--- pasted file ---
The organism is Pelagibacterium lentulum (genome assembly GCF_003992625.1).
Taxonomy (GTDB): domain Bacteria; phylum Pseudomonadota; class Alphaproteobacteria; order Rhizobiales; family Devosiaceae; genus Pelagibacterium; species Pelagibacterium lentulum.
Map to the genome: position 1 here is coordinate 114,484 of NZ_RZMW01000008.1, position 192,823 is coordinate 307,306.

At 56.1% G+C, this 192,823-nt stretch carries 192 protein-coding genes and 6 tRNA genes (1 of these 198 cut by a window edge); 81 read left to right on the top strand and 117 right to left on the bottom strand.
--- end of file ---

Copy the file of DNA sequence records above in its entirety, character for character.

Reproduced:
The organism is Pelagibacterium lentulum (genome assembly GCF_003992625.1).
Taxonomy (GTDB): domain Bacteria; phylum Pseudomonadota; class Alphaproteobacteria; order Rhizobiales; family Devosiaceae; genus Pelagibacterium; species Pelagibacterium lentulum.
Map to the genome: position 1 here is coordinate 114,484 of NZ_RZMW01000008.1, position 192,823 is coordinate 307,306.

At 56.1% G+C, this 192,823-nt stretch carries 192 protein-coding genes and 6 tRNA genes (1 of these 198 cut by a window edge); 81 read left to right on the top strand and 117 right to left on the bottom strand.